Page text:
Yet there he was on a Saturday morning in early April lining up for a kick, the sun beating down on the bright green field as the wind swirled around him. A half-hearted attempt to make it to the NFL was in his past; the crush of a disappointing senior season, punctuating a stellar college career, had been put in his distant memory. Now with renewed purpose, Gendreau had made a potentially game-changing decision: It’s time for him to shoot for the stars again.

After a brief instruction on how I should hold the ball for him, Gendreau looked up from his backward steps and focused downfield.

"I always focus on a spot past the goal post," he said as he readied for his first kick. "Gotta aim further than I’m trying to go."


https://www.outsports.com/2013/4/23/4253016/alan-gendreau-openly-gay-kicker-profile-middle-tennessee-state

Offline CellarDweller115

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Re: Gay History -- How We Got Here
« Reply #1612 on: October 12, 2020, 09:11:53 AM »
Celebrating LGBTQ sports history: The first Outsports convention


2003: The Year We Made Contact
By Cyd Zeigler


As I was sitting in Trunks — a bar on Santa Monica Blvd. — Saturday night, one of our conventioneers, Cowboyhuskerfan, in from the East Coast for the weekend, summed up for me the entire convention perfectly:

“I was leery of coming 3,000 miles for this convention, and I didn’t know what to expect, but I’m so glad I came; I’m having a blast.”

That sentiment was resounded by all 18 of the participants at the first annual (and yes, I can now say with certainty, this will be an annual event) Outsports Convention, held in Los Angeles this past weekend, February 14-16. Not only was it the first convention for our Web site, but it was also the first conference ever held specifically for gay sports fans and athletes.


https://www.outsports.com/2020/10/12/21512405/celebrating-lgbtq-sports-history-hyatt-first-outsports-convention-trunks-weho-santa-monica-boulevard


Offline Lyle (Mooska)

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Re: Gay History -- How We Got Here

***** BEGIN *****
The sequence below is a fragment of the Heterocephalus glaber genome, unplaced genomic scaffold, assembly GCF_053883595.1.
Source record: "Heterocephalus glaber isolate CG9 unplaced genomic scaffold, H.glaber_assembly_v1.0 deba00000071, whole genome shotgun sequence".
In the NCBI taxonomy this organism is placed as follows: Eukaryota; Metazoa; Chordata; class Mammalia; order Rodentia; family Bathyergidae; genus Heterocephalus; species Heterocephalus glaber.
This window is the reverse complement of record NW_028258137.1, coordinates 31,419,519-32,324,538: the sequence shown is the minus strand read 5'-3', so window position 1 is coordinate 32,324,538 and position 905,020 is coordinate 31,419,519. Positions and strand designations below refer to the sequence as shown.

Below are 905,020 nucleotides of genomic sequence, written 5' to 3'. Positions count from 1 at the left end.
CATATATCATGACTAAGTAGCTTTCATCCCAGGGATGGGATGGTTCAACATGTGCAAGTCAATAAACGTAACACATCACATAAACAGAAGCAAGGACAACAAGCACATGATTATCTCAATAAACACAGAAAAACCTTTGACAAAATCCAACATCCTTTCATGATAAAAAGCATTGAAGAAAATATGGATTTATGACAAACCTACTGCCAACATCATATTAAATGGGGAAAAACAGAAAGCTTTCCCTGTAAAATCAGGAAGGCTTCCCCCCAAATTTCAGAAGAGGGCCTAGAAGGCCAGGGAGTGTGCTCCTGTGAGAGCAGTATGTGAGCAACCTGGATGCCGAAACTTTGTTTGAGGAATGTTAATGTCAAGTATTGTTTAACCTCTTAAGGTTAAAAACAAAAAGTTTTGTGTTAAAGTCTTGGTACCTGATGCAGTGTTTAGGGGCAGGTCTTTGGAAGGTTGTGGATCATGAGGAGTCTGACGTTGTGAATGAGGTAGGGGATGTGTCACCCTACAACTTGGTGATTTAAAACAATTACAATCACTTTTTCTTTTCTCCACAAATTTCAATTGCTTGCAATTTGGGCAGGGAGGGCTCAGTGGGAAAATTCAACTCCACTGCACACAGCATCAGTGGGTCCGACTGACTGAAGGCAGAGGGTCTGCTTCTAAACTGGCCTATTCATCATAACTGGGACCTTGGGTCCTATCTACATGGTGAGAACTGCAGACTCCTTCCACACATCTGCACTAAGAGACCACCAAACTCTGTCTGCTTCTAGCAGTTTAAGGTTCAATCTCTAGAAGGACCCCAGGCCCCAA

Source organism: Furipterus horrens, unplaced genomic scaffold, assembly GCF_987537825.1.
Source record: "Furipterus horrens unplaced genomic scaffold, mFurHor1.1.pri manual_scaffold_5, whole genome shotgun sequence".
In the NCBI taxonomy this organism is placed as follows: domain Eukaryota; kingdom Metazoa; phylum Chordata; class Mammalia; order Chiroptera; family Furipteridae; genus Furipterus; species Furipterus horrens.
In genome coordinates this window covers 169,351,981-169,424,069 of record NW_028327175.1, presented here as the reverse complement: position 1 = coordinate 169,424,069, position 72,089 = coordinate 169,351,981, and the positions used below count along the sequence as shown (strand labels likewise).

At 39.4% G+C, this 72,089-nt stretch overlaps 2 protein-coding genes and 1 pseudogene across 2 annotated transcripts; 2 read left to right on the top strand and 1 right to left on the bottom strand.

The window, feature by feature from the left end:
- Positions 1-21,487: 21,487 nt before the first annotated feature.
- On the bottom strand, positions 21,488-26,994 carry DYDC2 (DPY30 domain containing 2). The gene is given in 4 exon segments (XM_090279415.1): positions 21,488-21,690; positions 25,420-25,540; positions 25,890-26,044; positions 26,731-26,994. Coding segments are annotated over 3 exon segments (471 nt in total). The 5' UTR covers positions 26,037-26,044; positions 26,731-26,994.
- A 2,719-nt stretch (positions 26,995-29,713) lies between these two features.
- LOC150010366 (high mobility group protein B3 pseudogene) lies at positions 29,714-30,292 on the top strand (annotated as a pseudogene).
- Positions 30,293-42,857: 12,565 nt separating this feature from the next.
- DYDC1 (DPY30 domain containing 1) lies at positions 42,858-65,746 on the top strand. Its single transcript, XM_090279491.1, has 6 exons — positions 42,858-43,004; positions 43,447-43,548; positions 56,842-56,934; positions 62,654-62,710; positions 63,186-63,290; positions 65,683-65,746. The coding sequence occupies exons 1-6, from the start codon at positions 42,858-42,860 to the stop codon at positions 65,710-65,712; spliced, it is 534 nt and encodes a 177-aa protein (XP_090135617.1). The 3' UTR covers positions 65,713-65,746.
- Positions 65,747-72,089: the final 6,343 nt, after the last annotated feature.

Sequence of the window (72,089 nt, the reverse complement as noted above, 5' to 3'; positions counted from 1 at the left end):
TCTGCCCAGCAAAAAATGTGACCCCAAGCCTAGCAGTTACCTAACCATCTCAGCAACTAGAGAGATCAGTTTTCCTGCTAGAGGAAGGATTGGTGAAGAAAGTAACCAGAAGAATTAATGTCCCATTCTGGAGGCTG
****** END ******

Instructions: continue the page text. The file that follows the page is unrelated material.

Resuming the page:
« Reply #1614 on: October 20, 2020, 01:02:18 PM »

I like those kinds of books!

Offline tfferg

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Re: Gay History -- How We Got Here
« Reply #1615 on: October 20, 2020, 08:40:04 PM »
Beautiful photos in a new book.

https://metro.co.uk/2020/10/19/book-collects-photos-of-men-in-love-from-1850s-to-1950s-when-gay-relationships-were-illegal-13444238/

Wonderful, Sara !

I saw some of the photos in The Guardian the other day. Thanks for the link which has more.

Offline CellarDweller115

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Offline Lyle (Mooska)

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Re: Gay History -- How We Got Here
« Reply #1618 on: October 21, 2020, 02:39:51 PM »

Did any of you watch the 8 1/2 minute video on the Amazon page. It has the two who started collecting the photographs and how this evolved into the book.

Over the years I've bought a couple other books like this, but what I noticed in the presentation and sale of this book is something different than those others. Other books in their presentations say things suggesting things like "we don't know if the guys in these photos are gay or in past times simply guys who had intimate relationships." As though they are not judging the photographs in any way.

Some of the first books of this type were based on wartime pictures, particularly WWII photos, where the crucible of war may have made men more apt to rely on companionship etc. Books like this one:



There's another one called: Men of WWII: Fighting Men at Ease.

Another called PICTURING MEN where it's written: Can you imagine that at one time in the not so distant past, men of all walks of life--cowboys, soldiers, athletes, businessmen--felt comfortable enough with each other to display their kinship openly? A hand laid firmly on a shoulder or knee, an arm draped around another man's neck--regardless of sexual orientation, these were demonstrations of genuine affection. Picturing Men starkly contrasts the calm affection displayed in earlier photographs with the absence of intimacy in photos from the mid-1950's on.

Some others are:

Dear Friends: American Photographs of Men Together, 1840-1918; David Deitcher

Affectionate Men: A Photographic History of a Century of Male Relationships; Russell Bush

The Invisibles: Vintage Portraits of Love and Pride. Gay Couples in the Early 20th Century; Sebastien Lifshitz

What the guys who put this new book together are saying is that "we know what love looks like and these photos are of men in love." They are giving a judgment to them. It's just as valid, to me, as saying they could be demonstrations of intimacy without that touchy sex label involved. After all, a picture is worth a thousand words...and those words can be contradictory.